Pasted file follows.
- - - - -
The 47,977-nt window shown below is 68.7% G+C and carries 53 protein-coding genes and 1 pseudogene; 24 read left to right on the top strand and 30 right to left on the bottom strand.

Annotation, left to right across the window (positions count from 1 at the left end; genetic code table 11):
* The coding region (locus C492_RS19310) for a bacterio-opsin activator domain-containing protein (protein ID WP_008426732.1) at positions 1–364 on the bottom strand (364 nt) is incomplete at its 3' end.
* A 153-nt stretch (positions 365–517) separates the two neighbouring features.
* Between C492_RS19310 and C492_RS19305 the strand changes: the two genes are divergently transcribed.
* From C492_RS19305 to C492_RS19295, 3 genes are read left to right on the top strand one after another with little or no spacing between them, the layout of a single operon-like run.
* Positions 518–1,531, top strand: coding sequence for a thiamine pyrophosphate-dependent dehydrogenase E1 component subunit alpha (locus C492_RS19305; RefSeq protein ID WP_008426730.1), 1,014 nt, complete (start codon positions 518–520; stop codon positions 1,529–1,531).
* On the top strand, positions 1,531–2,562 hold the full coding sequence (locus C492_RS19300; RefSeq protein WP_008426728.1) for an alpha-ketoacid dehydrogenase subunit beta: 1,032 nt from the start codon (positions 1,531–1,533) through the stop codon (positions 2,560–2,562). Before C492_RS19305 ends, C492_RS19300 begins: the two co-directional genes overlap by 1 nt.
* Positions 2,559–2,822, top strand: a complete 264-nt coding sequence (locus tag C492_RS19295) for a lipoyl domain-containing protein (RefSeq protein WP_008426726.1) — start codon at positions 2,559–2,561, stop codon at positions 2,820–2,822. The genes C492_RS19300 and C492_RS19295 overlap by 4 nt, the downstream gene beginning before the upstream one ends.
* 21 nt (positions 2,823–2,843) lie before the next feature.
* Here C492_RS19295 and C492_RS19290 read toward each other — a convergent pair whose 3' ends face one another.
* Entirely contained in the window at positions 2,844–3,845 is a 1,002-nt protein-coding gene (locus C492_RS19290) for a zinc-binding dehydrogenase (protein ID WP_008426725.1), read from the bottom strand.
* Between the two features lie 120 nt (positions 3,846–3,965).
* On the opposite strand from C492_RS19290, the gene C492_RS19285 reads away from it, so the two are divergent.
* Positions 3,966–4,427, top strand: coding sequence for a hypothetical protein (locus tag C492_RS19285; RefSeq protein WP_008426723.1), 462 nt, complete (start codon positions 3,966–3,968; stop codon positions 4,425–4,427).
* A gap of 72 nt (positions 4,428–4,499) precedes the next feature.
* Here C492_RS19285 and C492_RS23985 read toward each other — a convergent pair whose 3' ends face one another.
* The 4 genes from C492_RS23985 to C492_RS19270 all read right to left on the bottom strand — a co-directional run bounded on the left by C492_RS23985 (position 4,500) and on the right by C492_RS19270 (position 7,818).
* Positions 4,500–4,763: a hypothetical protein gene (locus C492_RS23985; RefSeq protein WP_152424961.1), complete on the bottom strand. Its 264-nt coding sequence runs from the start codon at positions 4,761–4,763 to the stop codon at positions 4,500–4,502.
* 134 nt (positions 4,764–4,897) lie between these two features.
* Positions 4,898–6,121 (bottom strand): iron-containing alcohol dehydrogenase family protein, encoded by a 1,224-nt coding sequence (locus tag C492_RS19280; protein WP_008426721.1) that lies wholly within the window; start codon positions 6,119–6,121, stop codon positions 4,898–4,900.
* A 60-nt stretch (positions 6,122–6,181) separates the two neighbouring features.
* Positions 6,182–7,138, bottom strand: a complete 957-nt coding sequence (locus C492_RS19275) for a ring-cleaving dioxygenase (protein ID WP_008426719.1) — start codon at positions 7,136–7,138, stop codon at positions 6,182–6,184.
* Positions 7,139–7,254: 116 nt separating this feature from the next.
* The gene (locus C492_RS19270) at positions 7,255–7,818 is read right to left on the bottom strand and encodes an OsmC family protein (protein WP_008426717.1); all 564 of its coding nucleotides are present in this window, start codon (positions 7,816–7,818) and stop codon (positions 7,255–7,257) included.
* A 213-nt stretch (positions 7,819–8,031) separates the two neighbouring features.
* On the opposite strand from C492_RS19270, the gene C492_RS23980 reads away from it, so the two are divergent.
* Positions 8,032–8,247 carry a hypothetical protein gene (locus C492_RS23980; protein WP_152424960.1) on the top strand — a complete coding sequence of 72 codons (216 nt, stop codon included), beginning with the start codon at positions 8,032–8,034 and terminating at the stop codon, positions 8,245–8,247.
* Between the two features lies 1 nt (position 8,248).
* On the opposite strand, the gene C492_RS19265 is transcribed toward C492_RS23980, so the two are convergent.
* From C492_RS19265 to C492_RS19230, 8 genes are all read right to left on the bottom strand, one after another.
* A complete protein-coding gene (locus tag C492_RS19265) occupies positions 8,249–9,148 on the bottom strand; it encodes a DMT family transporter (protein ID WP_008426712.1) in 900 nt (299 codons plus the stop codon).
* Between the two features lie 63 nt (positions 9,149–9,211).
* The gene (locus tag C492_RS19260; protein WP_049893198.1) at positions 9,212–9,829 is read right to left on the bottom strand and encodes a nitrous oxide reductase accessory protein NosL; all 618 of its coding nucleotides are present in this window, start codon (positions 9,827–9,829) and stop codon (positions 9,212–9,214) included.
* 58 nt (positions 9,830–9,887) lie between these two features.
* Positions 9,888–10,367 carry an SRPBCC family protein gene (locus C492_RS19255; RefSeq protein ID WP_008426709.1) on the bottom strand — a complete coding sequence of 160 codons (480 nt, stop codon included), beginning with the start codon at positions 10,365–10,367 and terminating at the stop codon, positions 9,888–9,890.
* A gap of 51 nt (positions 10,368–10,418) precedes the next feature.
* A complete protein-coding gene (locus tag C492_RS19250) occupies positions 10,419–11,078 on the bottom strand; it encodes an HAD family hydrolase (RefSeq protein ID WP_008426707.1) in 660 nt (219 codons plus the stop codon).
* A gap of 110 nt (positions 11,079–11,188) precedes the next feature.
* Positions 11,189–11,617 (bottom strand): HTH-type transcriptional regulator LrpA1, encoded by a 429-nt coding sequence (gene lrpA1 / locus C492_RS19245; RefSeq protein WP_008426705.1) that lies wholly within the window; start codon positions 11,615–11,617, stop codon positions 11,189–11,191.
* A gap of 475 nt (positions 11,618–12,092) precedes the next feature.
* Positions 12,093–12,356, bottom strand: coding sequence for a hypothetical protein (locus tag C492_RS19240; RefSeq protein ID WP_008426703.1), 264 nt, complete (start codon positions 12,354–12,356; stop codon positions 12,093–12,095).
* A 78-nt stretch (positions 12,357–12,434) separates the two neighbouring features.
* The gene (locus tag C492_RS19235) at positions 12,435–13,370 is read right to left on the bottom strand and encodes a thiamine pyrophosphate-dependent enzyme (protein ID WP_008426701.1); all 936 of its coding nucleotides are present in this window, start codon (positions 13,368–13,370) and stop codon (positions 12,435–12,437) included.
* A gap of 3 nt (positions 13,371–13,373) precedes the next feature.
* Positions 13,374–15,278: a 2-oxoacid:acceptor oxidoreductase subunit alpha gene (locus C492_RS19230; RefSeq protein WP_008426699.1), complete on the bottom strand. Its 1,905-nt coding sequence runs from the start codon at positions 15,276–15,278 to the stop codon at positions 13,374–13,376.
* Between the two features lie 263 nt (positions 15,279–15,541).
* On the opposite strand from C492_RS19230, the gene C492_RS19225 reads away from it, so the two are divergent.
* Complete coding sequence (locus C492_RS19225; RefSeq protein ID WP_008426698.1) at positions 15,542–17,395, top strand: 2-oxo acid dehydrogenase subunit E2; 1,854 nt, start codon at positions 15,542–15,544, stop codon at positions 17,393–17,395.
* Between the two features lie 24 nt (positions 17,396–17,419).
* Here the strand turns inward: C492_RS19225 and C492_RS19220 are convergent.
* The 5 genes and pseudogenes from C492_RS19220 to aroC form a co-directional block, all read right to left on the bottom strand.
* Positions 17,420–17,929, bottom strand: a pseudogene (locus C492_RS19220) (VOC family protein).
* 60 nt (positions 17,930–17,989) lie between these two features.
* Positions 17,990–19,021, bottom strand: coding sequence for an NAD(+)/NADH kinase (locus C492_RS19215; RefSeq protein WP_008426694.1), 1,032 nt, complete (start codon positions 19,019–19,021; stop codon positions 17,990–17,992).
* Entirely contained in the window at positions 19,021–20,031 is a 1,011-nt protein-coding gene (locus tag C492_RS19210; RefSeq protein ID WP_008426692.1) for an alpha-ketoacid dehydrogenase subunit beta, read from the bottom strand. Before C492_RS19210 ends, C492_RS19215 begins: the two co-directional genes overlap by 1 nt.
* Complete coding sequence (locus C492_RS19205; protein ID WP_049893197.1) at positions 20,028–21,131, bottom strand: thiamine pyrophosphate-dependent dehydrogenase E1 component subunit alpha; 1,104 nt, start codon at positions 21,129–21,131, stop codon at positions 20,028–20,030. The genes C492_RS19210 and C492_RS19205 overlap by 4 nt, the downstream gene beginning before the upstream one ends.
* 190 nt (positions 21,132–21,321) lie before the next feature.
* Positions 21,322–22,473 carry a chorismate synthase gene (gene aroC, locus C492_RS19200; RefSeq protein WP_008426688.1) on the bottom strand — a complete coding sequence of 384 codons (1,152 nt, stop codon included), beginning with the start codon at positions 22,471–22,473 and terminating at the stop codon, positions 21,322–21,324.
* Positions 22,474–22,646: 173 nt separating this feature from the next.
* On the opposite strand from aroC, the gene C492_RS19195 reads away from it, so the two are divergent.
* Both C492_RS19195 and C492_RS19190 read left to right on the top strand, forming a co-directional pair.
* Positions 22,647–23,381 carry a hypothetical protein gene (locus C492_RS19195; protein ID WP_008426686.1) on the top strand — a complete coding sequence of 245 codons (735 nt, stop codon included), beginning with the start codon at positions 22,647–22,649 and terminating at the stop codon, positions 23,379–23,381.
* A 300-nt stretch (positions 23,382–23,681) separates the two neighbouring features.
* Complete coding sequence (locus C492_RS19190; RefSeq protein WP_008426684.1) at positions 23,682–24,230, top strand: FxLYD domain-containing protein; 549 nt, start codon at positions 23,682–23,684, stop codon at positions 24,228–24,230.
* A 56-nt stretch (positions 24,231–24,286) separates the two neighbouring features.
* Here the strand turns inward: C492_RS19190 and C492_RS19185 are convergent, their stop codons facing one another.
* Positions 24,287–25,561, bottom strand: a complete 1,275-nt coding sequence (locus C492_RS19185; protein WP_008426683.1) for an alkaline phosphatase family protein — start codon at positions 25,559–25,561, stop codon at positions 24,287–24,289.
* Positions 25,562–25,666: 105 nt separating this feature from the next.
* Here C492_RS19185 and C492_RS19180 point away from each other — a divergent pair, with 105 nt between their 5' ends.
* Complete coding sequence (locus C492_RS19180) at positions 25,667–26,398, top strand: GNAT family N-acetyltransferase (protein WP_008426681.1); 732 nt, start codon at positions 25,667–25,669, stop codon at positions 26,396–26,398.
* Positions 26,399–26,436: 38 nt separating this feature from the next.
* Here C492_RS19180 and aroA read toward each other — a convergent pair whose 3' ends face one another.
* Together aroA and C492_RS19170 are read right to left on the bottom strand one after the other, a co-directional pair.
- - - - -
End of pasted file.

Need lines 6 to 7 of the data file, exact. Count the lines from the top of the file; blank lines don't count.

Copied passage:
* From C492_RS19305 to C492_RS19295, 3 genes are read left to right on the top strand one after another with little or no spacing between them, the layout of a single operon-like run.
* Positions 518–1,531, top strand: coding sequence for a thiamine pyrophosphate-dependent dehydrogenase E1 component subunit alpha (locus C492_RS19305; RefSeq protein ID WP_008426730.1), 1,014 nt, complete (start codon positions 518–520; stop codon positions 1,529–1,531).